By guest blogger Tricia Superhero-Sutton
This pancake is so packed with good stuff, it will give you super powers.
I use all organic ingredients. What you might think is more expensive buying organic is really cheaper in the long run by not buying ready-made pancake mix. So here goes. (All measurements are approximate.)
1 cup whole-wheat flour
Some wheat germ and flax seed
1 tablespoon brewer’s yeast
1 tablespoon baking powder
1 teaspoon sea salt
1 cup of brewed tea (either green tea or rose hips or whatever floats your boat)
2 tablespoons of your favorite yogurt
- Add milk until thin or desired consistency.
- After cooked, top with peanut butter and honey
- For extra super powers, add fruit and nuts or some other *creative ingredients.
*There’s another version called The Hercules Supreme Pancake that my dad makes but it involves sardines and plum jelly and we don’t talk about that one.
If, however, you would like your pancake to have superpowers here is how to do it: Tell it the Norwegian folktale of “The Pancake.” You remember it. The pancake came to life right in the pan—due to an ingredient switch of milk from sick, diseased cows to milk from grass fed cows raised on Smart Water.
Here’s what happens after the hungry children have all begged their mother for bites of pancake…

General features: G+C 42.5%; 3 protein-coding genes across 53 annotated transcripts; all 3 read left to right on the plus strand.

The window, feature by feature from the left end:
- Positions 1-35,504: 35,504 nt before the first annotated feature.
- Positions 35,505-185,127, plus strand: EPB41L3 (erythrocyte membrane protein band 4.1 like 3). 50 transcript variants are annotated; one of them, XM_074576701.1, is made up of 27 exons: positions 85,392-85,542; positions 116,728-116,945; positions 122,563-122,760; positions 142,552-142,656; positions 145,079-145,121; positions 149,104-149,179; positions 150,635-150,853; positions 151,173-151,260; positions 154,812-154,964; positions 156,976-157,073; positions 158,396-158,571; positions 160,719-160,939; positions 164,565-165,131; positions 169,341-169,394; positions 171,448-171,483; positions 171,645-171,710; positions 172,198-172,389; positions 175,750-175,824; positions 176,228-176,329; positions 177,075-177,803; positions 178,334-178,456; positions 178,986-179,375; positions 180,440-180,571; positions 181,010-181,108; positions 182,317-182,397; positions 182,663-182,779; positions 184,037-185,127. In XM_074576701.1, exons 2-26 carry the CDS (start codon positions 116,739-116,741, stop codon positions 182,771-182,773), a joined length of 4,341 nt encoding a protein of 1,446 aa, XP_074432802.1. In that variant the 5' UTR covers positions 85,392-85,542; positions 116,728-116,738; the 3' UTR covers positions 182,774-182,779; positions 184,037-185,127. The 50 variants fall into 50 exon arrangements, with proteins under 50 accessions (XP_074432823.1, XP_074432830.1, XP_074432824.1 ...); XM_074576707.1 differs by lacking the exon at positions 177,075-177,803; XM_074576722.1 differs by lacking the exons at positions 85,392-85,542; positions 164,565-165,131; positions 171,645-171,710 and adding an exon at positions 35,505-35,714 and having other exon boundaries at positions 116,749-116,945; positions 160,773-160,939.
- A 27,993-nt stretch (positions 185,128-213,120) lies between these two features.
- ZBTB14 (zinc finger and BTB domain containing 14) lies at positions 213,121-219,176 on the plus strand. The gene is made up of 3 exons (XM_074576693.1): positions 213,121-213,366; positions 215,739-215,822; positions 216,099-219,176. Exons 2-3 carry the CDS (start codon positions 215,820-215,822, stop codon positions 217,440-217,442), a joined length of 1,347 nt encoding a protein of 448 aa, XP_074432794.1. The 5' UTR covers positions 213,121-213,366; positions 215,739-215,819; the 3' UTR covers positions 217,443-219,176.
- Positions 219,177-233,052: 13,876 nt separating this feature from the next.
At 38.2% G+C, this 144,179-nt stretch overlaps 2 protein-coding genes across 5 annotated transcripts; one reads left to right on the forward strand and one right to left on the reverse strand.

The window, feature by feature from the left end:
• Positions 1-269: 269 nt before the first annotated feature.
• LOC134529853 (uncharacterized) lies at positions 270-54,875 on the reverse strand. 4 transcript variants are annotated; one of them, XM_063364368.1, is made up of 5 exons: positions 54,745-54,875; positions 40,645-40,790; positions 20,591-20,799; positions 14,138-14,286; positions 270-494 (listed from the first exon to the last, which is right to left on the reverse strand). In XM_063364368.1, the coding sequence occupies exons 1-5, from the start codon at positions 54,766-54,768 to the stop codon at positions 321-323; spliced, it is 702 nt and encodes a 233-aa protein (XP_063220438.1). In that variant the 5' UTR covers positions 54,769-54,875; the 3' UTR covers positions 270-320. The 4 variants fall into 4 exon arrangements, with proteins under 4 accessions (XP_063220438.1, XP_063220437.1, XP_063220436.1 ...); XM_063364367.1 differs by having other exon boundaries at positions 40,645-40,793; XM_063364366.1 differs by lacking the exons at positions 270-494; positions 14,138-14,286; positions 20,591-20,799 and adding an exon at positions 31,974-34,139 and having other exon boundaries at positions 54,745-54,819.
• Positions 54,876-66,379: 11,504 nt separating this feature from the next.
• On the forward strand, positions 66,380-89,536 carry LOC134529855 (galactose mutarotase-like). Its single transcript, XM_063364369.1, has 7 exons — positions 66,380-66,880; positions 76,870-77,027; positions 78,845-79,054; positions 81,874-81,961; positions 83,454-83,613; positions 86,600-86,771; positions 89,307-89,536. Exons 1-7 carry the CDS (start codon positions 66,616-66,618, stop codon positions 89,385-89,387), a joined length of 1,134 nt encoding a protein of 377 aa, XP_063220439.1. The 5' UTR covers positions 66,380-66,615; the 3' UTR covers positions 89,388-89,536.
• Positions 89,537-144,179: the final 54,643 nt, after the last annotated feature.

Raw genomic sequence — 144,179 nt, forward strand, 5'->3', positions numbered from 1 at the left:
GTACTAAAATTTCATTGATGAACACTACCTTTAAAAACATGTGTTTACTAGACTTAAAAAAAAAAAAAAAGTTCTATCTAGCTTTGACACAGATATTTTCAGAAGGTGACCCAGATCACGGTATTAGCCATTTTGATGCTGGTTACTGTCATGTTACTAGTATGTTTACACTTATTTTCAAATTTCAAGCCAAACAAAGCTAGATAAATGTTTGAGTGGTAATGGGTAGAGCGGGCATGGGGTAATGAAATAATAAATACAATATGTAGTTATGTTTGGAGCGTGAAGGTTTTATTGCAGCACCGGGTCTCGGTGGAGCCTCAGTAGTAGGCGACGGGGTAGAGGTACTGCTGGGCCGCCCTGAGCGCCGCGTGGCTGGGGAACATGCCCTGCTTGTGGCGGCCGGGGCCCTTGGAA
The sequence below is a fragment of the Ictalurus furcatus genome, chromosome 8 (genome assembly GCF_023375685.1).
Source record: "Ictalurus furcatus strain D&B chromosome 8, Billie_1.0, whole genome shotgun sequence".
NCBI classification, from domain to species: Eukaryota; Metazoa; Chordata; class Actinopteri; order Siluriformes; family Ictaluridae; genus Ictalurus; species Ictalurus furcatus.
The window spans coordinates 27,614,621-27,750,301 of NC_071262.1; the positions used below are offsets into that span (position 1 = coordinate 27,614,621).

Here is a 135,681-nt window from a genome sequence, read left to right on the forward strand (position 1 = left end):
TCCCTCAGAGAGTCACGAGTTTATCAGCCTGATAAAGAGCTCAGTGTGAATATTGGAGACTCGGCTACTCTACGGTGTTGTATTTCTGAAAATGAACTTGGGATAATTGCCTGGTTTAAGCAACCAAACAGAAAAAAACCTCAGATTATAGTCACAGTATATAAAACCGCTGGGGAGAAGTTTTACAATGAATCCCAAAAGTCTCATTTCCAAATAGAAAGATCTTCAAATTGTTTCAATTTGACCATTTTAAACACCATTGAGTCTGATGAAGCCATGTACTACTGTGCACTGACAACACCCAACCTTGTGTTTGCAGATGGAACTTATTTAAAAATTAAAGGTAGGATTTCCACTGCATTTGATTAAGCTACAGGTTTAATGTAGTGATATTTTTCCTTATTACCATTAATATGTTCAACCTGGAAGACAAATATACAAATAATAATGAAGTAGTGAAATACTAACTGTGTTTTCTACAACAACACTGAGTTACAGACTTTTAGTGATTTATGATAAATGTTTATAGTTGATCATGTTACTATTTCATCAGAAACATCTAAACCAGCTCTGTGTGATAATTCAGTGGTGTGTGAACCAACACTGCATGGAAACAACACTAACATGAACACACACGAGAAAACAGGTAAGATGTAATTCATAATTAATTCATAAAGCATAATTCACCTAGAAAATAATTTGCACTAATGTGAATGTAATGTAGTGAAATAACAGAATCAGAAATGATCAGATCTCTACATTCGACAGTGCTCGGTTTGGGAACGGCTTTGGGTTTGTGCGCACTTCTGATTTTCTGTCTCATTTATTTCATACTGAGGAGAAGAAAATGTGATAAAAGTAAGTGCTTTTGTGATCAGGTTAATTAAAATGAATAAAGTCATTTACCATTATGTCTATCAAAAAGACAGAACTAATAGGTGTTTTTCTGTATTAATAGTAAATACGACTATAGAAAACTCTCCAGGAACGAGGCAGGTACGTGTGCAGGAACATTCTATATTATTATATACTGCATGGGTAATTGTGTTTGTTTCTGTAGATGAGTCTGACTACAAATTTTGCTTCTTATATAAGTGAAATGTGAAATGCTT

Yes, children, wait a bit until it turns itself,” she answered — she ought to have said “until I turn it” — “and then you shall all have pancakes, beautiful pancakes, made of new milk — only look how thick and happy it lies there.”
When the pancake heard this, it got frightened and all of a sudden, it turned itself and wanted to get out of the pan, but it fell down again on its other side, and when it had been fried a little on that side too, it felt a little stronger in the back, jumped out on the floor, and rolled away, like a wheel, right through the door and down the road.
When it had rolled a time, it met a man.“Good day, pancake!” said the man. “Well met, Manny Panny,” said the pancake.
And here is my favorite part: “Dear pancake,” said the man, “don’t roll so fast, but wait a bit and let me eat you.” Telling the story to my pancakes, I’ve changed the wording, adding “up” at the end of that sentence. It’s important to add your own personal touches.
(For those of you not “in the know” it does not end well for the pancake.)
Pictured is Tricia Sutton in her writing jacket—it’s called a robe in some parts—and one of her distractions, Spanky. She’s re-written the beginning of her novel over a hundred times, using at least 99 of the listed 100 Worst Novel Beginnings. By the time she’s finished, they’ll need to expand the list. To see what she’s been doing during The Great Novel-Writing Coma of 2009/10 (and the first month of 2011), visit her publication page.